A well-scripted and played Argentinean buddy movie that generates fine comedy and decent thrills from an engagingly offbeat premise, “On Probation” is a surprising pleasure. Though things fall apart somewhat in the final reels, the solid work early on sees pic through successfully. “Probation” did good business at home following its September 2005 release, followed by unexpectedly healthy Spanish B.O. in 2006, suggesting pic could walk free in selected offshore markets beyond the Hispanic, with a cult following via fest play likely.
Two petty criminals are brutally murdered by dodgy Lebonian (Oscar Ferreiro), foreshadowing the thriller hi-jinx of pic’s later, less successful reels.
Following a traffic accident, high-strung psychoanalyst Mariano (Diego Peretti, reprising his successful Argentinean Woody Allen turn from “It’s Not You, It’s Me”) is assigned to community service and must accompany overweight, depressed cop Alfredo Diaz (Luis Luque), on his rounds. A nice rapport between the pair develops through their in-car conversations.
Invited for a meal at Mariano’s, in a beautifully-played, laugh aloud scene, Diaz accuses Mariano’s wife Diana (Gabriela Izcovich) of being unfaithful to Mariano, finally eliciting a confession from her at gunpoint. The shocked Mariano now throws himself into his new job as Diaz’s companion, and the two are put on the case of the dead crooks from pic’s opening.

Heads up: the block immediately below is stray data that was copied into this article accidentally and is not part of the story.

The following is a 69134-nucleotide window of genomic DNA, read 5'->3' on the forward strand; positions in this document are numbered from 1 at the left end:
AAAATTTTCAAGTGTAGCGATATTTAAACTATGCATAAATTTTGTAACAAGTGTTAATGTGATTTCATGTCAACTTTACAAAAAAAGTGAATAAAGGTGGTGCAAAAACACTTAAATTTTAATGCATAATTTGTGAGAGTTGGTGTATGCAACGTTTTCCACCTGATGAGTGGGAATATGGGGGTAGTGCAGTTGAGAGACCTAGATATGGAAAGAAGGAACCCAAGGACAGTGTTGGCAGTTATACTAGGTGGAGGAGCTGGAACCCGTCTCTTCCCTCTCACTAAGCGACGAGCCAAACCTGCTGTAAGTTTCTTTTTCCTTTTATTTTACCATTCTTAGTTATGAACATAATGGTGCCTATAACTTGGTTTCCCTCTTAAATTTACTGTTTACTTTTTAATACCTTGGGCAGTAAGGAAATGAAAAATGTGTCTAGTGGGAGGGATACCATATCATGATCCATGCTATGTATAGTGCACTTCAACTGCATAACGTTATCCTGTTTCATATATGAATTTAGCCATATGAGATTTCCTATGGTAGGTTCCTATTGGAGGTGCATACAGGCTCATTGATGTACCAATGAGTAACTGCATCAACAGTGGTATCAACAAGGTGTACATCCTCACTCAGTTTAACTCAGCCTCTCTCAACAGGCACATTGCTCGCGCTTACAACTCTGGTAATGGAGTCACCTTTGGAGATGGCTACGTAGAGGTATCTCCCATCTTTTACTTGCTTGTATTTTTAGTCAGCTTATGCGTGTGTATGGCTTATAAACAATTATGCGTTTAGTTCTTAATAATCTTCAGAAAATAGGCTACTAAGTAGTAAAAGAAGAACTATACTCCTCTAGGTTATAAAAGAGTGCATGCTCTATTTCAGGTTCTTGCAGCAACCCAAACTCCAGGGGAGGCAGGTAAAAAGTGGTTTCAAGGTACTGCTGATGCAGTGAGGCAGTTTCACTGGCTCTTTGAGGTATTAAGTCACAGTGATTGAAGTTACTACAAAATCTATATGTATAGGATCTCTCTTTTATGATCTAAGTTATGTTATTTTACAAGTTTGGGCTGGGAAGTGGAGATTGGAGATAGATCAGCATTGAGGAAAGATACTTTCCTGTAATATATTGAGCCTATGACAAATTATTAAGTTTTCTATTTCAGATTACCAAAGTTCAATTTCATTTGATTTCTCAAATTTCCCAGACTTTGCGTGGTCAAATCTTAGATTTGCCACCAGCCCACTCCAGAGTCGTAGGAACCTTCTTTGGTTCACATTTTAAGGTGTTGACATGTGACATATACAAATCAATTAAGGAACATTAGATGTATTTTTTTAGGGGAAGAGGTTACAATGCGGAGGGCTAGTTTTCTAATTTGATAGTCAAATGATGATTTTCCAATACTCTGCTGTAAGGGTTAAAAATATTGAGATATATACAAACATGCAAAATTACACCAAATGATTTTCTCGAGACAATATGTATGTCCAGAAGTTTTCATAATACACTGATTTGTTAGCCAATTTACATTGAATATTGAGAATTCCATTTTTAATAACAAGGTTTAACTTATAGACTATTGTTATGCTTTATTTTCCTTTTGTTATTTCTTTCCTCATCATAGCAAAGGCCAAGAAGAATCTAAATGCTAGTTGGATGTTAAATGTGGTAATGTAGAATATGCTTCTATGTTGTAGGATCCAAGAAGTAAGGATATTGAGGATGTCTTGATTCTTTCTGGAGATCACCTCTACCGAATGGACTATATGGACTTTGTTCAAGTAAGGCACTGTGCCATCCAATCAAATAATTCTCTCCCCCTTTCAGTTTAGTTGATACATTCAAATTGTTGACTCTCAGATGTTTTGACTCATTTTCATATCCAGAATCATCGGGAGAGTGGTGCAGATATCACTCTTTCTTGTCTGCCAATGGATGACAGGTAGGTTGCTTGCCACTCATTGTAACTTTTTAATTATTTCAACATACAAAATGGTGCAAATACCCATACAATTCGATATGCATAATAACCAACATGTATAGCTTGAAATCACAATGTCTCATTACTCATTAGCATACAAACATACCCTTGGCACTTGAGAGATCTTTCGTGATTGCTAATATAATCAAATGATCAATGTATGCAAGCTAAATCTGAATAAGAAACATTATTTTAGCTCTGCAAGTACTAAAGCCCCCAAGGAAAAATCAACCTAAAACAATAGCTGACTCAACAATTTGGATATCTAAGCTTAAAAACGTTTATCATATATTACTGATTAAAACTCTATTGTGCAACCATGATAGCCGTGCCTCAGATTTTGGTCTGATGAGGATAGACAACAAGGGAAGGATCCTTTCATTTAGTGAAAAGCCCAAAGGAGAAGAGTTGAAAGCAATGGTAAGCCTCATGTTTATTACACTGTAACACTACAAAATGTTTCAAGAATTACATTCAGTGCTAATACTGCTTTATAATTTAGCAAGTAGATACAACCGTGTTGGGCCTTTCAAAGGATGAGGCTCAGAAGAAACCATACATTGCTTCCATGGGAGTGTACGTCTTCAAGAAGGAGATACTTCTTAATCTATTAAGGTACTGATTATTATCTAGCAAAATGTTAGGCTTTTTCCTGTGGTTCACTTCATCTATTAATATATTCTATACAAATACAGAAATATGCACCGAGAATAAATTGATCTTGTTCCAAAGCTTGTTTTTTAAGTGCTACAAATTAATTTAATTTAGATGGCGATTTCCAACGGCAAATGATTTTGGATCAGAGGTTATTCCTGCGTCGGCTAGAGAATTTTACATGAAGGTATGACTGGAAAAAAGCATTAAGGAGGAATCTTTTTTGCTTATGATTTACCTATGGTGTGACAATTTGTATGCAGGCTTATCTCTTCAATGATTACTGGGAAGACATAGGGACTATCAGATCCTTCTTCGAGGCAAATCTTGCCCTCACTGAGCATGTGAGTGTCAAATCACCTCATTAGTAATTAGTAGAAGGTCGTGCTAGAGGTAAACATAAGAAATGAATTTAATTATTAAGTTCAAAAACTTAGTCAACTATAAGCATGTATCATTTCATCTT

Pic loses some of its quirky charm when half of its superb double act, Diaz, is accused of corruption and put in jail, but Peretti’s considerable comic skills as Mariano mean that interest rarely flags.
Intelligently spiking themes close to Argentinean cinema’s heart, namely the pretensions of psychoanalysis and institutional corruption, the script ably manages to keep its comic and thrillerish elements afloat simultaneously.
The Peretti/Luque tandem deserves further exposure. Pic is at its strongest early on when featuring deceptively simple, apparently spontaneous dialogue, and in its character-based moments, but attention is also paid to credibility, with the plot never spiraling out of control. Tech credits successfully make the most of a limited budget.